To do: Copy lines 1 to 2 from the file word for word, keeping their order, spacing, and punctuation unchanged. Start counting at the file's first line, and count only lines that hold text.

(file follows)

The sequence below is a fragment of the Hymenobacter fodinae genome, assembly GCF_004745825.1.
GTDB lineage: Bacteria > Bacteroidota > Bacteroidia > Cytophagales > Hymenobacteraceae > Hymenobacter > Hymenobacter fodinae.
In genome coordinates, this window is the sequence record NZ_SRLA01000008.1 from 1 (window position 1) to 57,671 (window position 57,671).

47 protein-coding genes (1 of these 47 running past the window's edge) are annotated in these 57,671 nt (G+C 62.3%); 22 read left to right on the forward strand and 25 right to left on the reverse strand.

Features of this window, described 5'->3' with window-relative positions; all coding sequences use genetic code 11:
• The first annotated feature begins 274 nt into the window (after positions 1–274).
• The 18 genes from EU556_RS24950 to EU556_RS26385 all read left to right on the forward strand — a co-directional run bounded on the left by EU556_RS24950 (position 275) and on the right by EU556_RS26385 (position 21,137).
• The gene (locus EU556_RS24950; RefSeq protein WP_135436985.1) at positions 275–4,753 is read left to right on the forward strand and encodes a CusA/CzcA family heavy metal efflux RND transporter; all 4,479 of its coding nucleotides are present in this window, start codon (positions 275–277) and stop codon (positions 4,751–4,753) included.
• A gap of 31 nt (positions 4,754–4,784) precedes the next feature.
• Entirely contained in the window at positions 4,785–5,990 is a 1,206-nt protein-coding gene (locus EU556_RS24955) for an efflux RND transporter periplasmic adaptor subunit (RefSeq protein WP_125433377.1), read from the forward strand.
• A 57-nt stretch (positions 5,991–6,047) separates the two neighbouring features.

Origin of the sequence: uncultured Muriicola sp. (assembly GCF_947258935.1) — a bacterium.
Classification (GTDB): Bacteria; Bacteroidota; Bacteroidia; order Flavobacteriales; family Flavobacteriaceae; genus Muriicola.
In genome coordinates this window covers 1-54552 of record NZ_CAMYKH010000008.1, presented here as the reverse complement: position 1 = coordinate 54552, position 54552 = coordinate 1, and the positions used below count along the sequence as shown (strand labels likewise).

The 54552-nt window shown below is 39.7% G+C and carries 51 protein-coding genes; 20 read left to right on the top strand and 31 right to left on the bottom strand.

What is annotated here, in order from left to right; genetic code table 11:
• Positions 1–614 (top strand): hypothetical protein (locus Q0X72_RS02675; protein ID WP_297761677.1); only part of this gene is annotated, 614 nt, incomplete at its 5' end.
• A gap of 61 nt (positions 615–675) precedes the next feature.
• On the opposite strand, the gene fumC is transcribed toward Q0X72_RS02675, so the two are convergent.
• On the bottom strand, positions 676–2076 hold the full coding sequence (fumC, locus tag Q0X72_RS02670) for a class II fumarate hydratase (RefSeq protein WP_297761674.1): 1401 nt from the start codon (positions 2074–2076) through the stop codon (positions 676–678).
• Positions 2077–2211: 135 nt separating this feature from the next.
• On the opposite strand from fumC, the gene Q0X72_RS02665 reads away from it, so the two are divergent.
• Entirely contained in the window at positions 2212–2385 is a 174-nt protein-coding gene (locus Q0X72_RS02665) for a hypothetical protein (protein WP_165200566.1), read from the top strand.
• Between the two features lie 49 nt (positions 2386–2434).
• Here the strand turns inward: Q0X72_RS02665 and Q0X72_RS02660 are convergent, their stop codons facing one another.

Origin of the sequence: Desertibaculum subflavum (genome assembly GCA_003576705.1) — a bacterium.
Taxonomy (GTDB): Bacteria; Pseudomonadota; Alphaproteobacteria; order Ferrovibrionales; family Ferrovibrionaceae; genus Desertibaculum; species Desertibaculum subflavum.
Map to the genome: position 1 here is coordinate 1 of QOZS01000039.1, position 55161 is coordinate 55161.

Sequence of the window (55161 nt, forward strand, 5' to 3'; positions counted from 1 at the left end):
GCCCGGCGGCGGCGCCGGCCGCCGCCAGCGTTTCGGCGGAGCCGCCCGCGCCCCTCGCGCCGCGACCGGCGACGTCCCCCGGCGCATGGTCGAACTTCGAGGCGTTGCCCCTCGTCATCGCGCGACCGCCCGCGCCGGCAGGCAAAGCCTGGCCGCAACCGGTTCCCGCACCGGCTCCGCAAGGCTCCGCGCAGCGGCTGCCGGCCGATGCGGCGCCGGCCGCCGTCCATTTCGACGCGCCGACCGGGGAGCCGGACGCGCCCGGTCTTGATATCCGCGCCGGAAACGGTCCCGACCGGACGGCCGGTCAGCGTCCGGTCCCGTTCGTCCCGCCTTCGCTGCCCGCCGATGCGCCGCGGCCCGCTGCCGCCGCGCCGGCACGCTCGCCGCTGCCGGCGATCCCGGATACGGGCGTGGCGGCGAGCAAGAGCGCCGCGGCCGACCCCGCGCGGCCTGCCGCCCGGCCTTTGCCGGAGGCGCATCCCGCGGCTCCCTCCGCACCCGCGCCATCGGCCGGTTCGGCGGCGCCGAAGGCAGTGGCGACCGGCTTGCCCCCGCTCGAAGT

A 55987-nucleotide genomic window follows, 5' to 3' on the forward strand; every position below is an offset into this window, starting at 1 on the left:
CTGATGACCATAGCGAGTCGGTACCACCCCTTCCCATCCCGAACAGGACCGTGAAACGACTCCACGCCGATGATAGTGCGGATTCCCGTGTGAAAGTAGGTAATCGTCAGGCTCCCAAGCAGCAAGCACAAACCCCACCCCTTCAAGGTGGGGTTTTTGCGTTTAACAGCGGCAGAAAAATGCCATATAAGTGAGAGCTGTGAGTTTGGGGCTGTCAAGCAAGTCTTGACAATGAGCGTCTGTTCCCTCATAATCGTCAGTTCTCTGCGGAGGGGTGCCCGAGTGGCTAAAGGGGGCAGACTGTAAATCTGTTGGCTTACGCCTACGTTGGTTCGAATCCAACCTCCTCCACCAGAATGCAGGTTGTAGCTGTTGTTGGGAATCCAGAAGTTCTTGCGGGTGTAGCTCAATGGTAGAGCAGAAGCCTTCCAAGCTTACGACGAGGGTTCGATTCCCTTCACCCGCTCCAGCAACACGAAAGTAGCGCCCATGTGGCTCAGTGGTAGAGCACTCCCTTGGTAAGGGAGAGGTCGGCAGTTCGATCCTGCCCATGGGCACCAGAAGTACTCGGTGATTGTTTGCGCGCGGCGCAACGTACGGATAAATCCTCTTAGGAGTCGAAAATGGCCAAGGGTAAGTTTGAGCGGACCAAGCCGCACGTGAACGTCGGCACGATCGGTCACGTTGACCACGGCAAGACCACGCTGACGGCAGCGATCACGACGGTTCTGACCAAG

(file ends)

The sequence below is a fragment of the Hymenobacter fodinae genome, assembly GCF_004745825.1.
GTDB lineage: Bacteria > Bacteroidota > Bacteroidia > Cytophagales > Hymenobacteraceae > Hymenobacter > Hymenobacter fodinae.